LA SCALA Opening Night in HD | Carmen

[Anita Rachvelishvili before her admirers]

If I were to reduce to a single word Anita Rachvelishvili’s La Scala debut yesterday as Carmen (the HD simulcast of which I saw at Symphony Space), it might be “sovereignty.” She reigned supreme. This Carmen was the center around which all else could only hope to hold and the sole circumference of her own self. Men in heat fanned themselves and fell aside. Women melted toward her like heliotropes to the sun. During the Habanera, elevated atop a mere water trough outside her factory, she was a radiant and pungent Venus, rising out of the blander foam of humanity. That is, even if one would want from the Carmencita of one’s dreams more slithery a seduction dance during the “Je vais danser en votre honneur” bit—done here without castanets, freeing her hands for much skirt-play—than Rachvelishvili’s potently self-possessed rendition.

Too many ideas can spoil an opera, and this may have been the case with Emma Dante’s staging, wherein cloth and fiber figured prominently as the materials of inspiration. Act III opened to a shifting formation of trees played by actors completely cloaked in heavily pleated cloth and topped with thickets of fir—definitely not a bad way to spike a Pleats Please runway with a gothic touch, but distracting here as a visual demographic once joined onstage by smugglers and black-veiled, death-messaging wraiths. A translucent white cloth spanning the entire middle of the stage, slowly stretched over Micaela during her first visit to Don José, made a point well-taken—she in her pale cocoon of love and purity, oblivious that Don José is already lost to another—but one felt a bit sorry for Adriana Damato, who had to push her arms about and sing on in that gauze (too like a mosquito net?). Micaela endures another illusionistic gag in Act III when, returning to beg Don José to leave his wicked life, a giant pillow and giant billowing bed-sheet (supplied by “invisible” stage-hands) suddenly render her an apparition of Don José’s dying mother and no less helpless. Her head and upper torso swimming in this sea of white, the effect had the scale-jolting strangeness of Alice in Wonderland—an interesting idea but wasted in this opera. More effective creativity with fiber gave us two long, thick ropes tied to Carmen’s wrists during the Seguidilla, each rope hanging from each upper corner of the set. The rope tenses and slackens as she sways and leans, such that the precise position of her incarcerated body, all extremities stretched, understandably makes Don José lose his wits at just this moment. All these outstretchings of cloth—including also a brilliantly choreographed bit with banderillos spinning in and out of taut swathes of red silk that are by turns banners and cummerbunds—had a way of activating the stage as highly tensile and flexile space.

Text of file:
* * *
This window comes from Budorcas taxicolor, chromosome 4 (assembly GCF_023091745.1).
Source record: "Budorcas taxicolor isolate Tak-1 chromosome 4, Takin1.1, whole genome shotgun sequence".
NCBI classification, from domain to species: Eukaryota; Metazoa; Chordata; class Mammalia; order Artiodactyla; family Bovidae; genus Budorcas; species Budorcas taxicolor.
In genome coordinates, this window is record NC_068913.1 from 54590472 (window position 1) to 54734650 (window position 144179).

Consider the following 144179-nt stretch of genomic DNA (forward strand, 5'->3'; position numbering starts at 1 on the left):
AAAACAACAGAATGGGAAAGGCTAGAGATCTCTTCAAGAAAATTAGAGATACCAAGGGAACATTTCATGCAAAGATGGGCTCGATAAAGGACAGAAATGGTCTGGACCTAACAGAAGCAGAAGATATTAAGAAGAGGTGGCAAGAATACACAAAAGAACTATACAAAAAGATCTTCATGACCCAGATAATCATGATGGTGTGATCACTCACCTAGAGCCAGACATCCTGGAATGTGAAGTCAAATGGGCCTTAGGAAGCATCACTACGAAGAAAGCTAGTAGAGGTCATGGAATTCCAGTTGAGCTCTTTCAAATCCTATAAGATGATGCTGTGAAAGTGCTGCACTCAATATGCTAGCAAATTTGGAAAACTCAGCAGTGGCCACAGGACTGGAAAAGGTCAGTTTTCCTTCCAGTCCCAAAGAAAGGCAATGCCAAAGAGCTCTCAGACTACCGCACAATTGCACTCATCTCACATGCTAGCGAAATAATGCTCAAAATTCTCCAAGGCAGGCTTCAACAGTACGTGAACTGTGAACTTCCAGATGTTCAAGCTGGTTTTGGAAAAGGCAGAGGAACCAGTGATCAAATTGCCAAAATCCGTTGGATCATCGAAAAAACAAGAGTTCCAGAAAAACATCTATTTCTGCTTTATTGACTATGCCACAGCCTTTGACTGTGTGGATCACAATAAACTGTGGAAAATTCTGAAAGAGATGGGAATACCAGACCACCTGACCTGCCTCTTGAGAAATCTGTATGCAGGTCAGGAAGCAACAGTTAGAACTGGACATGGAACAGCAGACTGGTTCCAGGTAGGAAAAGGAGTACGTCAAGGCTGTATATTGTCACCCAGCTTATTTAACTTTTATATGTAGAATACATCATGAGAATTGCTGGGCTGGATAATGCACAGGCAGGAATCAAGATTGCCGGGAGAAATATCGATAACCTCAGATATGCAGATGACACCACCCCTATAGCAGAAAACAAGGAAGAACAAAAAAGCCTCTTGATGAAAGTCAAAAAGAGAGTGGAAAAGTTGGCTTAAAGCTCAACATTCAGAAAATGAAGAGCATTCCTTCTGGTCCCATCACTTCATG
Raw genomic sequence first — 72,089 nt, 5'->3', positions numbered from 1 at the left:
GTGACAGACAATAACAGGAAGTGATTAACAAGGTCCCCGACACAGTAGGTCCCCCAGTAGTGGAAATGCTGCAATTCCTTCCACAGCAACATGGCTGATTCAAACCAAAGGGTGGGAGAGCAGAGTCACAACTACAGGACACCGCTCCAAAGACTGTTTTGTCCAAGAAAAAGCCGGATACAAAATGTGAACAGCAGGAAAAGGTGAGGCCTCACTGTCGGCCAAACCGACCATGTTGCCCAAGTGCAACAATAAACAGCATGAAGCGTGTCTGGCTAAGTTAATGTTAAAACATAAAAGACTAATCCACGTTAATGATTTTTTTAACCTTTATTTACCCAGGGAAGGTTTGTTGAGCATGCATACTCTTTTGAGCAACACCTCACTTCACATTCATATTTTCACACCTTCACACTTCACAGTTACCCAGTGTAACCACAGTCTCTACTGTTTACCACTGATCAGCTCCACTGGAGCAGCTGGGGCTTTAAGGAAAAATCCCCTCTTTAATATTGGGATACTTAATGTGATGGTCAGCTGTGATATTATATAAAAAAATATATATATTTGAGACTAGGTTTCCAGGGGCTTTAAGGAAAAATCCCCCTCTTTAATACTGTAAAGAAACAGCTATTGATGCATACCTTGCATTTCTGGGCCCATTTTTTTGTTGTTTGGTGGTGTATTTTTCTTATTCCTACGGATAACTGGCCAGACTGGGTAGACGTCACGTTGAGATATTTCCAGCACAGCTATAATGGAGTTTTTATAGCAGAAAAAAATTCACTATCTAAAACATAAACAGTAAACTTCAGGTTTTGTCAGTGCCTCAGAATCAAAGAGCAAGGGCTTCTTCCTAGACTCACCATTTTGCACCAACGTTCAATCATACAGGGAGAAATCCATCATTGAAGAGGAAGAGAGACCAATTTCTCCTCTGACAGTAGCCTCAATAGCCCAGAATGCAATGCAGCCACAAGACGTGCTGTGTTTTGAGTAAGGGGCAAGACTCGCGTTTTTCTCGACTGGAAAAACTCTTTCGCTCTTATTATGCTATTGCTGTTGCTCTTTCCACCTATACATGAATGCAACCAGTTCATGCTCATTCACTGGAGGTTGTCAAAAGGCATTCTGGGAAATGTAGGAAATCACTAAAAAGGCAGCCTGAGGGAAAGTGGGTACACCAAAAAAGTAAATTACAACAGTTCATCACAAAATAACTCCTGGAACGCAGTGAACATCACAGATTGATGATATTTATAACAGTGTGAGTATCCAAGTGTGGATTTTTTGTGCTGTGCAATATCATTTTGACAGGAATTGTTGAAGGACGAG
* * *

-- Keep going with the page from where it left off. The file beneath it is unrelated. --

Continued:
In addition to some heavy-handed Catholic iconography—e.g., a giant swinging thurible bisecting the upper stage in Act IV, lots of big tilted crosses, and assorted uses of chiaroscuro and vanishing-point symmetries straight out of Dan Brown’s film adaptations (the author was in attendance)—Dante’s staging also offered commentary on the effects of the adult world on children. In the “Avec la garde montante” scene, the children who mimic the soldiers really march about in uniform—a troubling sight. When Don José gets out of prison, Carmen welcomes him with an indoor picnic setup that “Papi” Presidente might call “the big bed.” Around the edge of this blanket several young girls from the gypsy band sit watching as their default role-model dances her “Je vais danser en votre honneur” aria, at once seducing Don José and educating her prepubescent audience.

[Jonas Kaufmann as Don José]